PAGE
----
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Staffing Management: Up Front
 

   4/1/2008

Vol. 4, No. 2

Why Workers Quit, Come Back

Employees expressed, in a new survey from the Bernard Hodes Group, that a limited career path in their present position (cited by 51 percent of those responding) and pay and benefits that are not in line with their skill set (cited by 50 percent) were two reasons why they were looking for a new job or at least open to the idea.

The survey—2007 Workplace Study: Playing for Keeps/Recruiting for Retention—of both full- and part-time employees focused on drivers for retention and how companies should concentrate their recruiting efforts on retaining top talent.

Of those asked, 21 percent revealed that, at some point in their career, they had returned to work for an employer from which they had resigned. Sixty percent said they would reapply for the same job at their current employer.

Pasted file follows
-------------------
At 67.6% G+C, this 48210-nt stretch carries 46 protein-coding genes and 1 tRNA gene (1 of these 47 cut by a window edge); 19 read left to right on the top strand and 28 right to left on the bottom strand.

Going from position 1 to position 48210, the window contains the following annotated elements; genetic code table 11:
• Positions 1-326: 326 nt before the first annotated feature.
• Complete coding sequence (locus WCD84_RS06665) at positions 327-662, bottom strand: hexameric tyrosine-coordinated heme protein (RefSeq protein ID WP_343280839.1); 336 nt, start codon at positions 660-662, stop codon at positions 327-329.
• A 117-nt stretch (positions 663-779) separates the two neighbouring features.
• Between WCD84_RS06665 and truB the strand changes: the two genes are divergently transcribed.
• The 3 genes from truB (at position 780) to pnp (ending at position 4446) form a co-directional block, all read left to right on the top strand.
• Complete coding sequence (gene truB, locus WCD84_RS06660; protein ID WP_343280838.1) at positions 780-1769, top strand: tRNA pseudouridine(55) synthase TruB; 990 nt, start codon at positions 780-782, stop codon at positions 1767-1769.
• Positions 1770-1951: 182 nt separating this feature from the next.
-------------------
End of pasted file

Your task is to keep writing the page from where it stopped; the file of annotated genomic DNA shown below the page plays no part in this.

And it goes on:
"Fifty-three percent of those responding to our survey are passive job seekers," said Alan V. Schwartz, president and CEO of Bernard Hodes Group. "Engaging these employees to determine their needs can help shape a company's retention efforts and keep valuable employees with the company."

Bernard Hodes Group Senior Vice President Paul Austermuehle says that a retention strategy builds "on the friendships and sense of belonging that make so many jobs so satisfying in the first place. This takes considerable pressure off of the staffing team.

"Our study proves the old truism that 'people don't quit companies, they quit supervisors,' " adds Austermuehle. "It's great news to know that one in five of those people find a way to return to the company. And the data demonstrates that the power of community is what draws them back."